FESTIVAL OF LIGHTS
One minute until the bomb went off.
Sixty seconds. George Cowley's brain did the math independently of conscious
thought, calculating whether Bodie and Doyle could get up the stairs
and far enough away from the basement before the device took them all
to Kingdom Come. His conclusions were not promising. Not for them, and not
for himself--certainly not for himself, seeing that he was the weight on
the booby-trap, lying immobile on a sophisticated overlap of pressure pads,
on a cold cement floor, under a deserted and crumbling farmhouse. If his
body lifted, or even moved significantly, then there'd be no more need for
calculation. George Cowley would have gone to wherever it is Cows go (opinions
on that abounded, depending on the speaker)...and what's more, he would
have taken his two best operatives with him.
Cowley held very still. Not that he had much of a choice, not at the
moment; he fancied he could feel a faint tingle in the direction of his
right knee (ah yes, the leg, always the leg), but the rest, to coin a
phrase, was silence. Numbness...or not precisely numbness, not even that,
but nothingness. He might have thought he was a brain in a jar, if he leaned
toward science fiction.
Head wound. Trauma to the cervical vertebrae. Shock. Temporary paralysis.
His rational mind catalogued and filed the information along with the sure
and certain knowledge that he and his ace team had sixty seconds more
Every time enemies had tried to assassinate him, George Cowley had always
outwitted and outfought them. But this time, one false step had made
him their captive, put him foursquare into this ticking death chamber,
with Bodie and Doyle only finding him through hard work and a tip from a
reluctant informer. Now the smug enemies were heaped upstairs, sightless
bodies gripping cold weapons. And the desperation of the rescue meant
that there was no one left alive to disarm the complicated mechanism.
After such effort, after defeating the many with so few, they had still
come to this. One minute left.
Warm breath near his ear, warm bodies stretched out nearby, carefully
skirting the edges of the pressure pads. Two sets of hands tinkering.
A faint -click-. "First red light's gone off, Bodie."
A confirming grunt. "Final countdown timer. Meant mostly for the guy
setting the thing, so he can get out, but it's also for show."
Another -click- a few moments later. "Second's off," came Doyle's
voice again, still calm.
"Pass the clippers, I found one that's safe to cut." A rustle, then the
sharp snip of scissors through wire.
-click- went another light.
"Three down, five to go."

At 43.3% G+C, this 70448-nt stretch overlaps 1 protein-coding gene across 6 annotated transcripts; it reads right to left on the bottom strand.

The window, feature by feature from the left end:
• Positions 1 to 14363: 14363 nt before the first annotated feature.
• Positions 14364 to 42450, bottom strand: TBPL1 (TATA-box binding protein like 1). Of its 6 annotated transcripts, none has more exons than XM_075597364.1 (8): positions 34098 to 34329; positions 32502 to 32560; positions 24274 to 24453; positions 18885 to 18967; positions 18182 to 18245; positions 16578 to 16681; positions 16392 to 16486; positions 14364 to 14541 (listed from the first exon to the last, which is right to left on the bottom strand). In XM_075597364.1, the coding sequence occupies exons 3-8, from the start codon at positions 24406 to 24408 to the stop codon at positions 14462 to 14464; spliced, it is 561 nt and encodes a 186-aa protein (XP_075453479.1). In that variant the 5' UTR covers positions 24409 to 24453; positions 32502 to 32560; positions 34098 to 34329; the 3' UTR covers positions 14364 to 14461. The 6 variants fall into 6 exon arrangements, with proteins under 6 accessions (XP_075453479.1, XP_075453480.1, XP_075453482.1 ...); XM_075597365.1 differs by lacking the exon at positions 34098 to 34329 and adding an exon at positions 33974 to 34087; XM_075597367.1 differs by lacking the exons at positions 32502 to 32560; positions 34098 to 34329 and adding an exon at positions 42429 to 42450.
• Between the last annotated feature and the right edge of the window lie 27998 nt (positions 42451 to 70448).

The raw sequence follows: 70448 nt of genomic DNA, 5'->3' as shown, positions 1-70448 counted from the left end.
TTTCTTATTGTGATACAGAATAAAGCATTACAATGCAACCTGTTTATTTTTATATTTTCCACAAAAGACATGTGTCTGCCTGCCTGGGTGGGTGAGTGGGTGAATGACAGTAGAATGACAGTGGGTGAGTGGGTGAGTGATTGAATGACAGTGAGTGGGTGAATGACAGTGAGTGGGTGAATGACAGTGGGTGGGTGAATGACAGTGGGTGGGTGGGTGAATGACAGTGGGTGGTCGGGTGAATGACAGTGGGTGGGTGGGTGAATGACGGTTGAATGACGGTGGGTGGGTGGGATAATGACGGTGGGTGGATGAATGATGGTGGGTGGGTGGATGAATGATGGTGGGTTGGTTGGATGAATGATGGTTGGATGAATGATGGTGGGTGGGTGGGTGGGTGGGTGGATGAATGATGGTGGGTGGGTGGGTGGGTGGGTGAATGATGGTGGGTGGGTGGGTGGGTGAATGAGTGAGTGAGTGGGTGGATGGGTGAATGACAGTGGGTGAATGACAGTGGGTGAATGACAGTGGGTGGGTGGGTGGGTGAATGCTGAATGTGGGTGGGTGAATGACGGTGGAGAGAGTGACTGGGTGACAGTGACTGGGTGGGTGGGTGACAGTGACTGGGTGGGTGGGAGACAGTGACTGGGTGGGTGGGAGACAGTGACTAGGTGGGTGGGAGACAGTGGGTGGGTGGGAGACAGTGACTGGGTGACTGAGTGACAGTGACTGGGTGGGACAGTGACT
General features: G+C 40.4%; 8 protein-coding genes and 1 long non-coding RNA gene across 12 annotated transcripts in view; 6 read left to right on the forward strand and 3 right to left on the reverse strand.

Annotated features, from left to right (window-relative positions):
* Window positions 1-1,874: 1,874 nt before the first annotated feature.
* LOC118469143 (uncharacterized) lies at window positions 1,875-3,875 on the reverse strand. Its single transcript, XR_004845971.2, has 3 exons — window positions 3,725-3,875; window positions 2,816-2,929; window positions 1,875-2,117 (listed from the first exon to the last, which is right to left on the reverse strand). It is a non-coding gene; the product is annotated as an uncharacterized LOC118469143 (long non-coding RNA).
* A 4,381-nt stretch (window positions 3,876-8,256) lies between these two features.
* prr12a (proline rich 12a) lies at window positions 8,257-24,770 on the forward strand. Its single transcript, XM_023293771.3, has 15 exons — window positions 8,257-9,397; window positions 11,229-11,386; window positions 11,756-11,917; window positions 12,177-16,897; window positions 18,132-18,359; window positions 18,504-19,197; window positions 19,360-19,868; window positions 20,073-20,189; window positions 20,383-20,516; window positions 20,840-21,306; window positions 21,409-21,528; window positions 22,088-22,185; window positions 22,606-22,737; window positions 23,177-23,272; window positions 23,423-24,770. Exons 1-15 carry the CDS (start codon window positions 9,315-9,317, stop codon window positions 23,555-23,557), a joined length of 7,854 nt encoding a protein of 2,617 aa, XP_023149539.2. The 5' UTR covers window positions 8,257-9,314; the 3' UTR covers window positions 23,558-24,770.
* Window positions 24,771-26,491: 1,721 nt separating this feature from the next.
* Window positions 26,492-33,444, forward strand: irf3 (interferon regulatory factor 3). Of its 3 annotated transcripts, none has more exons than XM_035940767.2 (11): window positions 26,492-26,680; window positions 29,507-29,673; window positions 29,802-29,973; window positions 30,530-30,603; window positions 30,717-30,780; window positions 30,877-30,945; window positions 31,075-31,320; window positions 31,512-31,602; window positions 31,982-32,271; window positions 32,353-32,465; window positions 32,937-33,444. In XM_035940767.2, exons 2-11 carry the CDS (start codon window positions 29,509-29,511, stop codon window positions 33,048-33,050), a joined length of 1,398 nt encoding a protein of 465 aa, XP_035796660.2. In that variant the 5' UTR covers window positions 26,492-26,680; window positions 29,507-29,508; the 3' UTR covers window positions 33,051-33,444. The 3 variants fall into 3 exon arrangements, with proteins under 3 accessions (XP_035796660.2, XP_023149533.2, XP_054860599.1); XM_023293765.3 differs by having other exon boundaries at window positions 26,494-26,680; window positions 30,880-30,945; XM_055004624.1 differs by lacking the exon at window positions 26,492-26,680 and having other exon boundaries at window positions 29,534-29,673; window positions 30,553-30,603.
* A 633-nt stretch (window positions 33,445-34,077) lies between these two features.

"Worse than the bloody New Year's countdown. Here, you cut this one."
Shifting of bodies and warmth, sounds of careful breathing, another
wire snipped, more rustling.
"...he'd tell us to go, y'know."
"I know. Shove over a bit."
Aye, I would. And I am. Get out, damn you, you disobedient...
After all, this wasn't the same as the nuclear device in the bowling alley.
With that, there was no hope, and no choice. The unknowing citizens of London
(indeed, of the world) had to be looked after, and if that meant Bodie
and Doyle (and himself) ended up at ground zero, then at least they'd
gone down trying. But this bomb, as sophisticated as its wiring was (not
even a proper straightforward political Semtex bomb, more an American-style
contraption of trickery and madness), posed harm only to the three living
inhabitants of this building. Nothing nearby for miles but deserted heath.
Bodie and Doyle could--ought to --take to their heels, get themselves
well away. Cowley didn't want to die. He didn't consider himself brave.
But he had taken the risk with a clear mind, and if it came down to one
death or three, there was only one rational choice.
It's just that his voice didn't work. And lucky for the both of you,
he thought darkly. I'd show you what I think of unnecessary heroics...
There was a welcome surge of adrenaline as he concentrated on his anger,
and his eyelids flickered slightly and then rose halfway. At least he could
see now, even though it meant seeing little more than nearby figures through
the red-gold fringe of his fair eyelashes.
Another light: -click-
A dark bulk was sprawled solidly on its belly, hands busy with a delicate
tangle of wires--Bodie. His lips were pursed, slightly agape, in that
ridiculous expression that accompanied deep thought and the loss of himself
in a task. Doyle wormed into view, eyes narrowed to slits, offering the
omnipresent Swiss army knife the partners were forever swapping back and
A row of tiny lights shone along the edge of the main shell of the device.
Or, to be precise, three of them still shone...five had already gone
ominously dark. For show, indeed, thought Cowley, dryly. He fixed his
barely-open eyes on Bodie, bringing his will to bear in a silent and monumental
effort to make the man see reason, make him get out. But the dark head
stayed still and the hands stayed steady, even as another light vanished.
Two more lights. What, perhaps fifteen seconds left? Not enough time
for them to run, nothing for it but to let it go. Cowley watched his
operatives deftly sorting through the Gordian knot, snipping strategic
sections of wire. They'd done as much as anyone could have. More. And
he knew they'd never have left him, even if his voice had been working.
He knew that in his bones, beneath the energising anger, down where the
warmth was. Good lads. I'm sorry.
Doyle had both hands buried among the wires, following a crucial juncture
with swift passes of his fingers. As the seventh light softly clicked
off, he pulled a wire to the surface--and without needing to be asked
or directed, Bodie had the little scissors there to cut at just the right
spot. Shoulder pressed to shoulder, dark head bowed close to auburn, working
as the one turbulent mind George Cowley had seen them become in their time
"Last one," Doyle said, finger twined with a slender wire among the
jumble. Perhaps seven seconds left. Bodie's hands were on Doyle's, scissors
sliding home, a tight snip.
The final light went off. And time slowed, stretched, and ceased to have
meaning...the next few seconds distorted like an elastic band twisted
into a Möbius strip.
There was a purr, deep inside the pressure pads, rumbling from the centre
of the mechanism. Cowley felt it (the right leg felt it, anyway, buzzing
and humming at what seemed to be a great distance). And two sets of reflexes
exploded at that moment, fighting to outrace time --outrace the bomb--outrace
white-flash death. Two sets of arms--brawny and wiry--grappled, each trying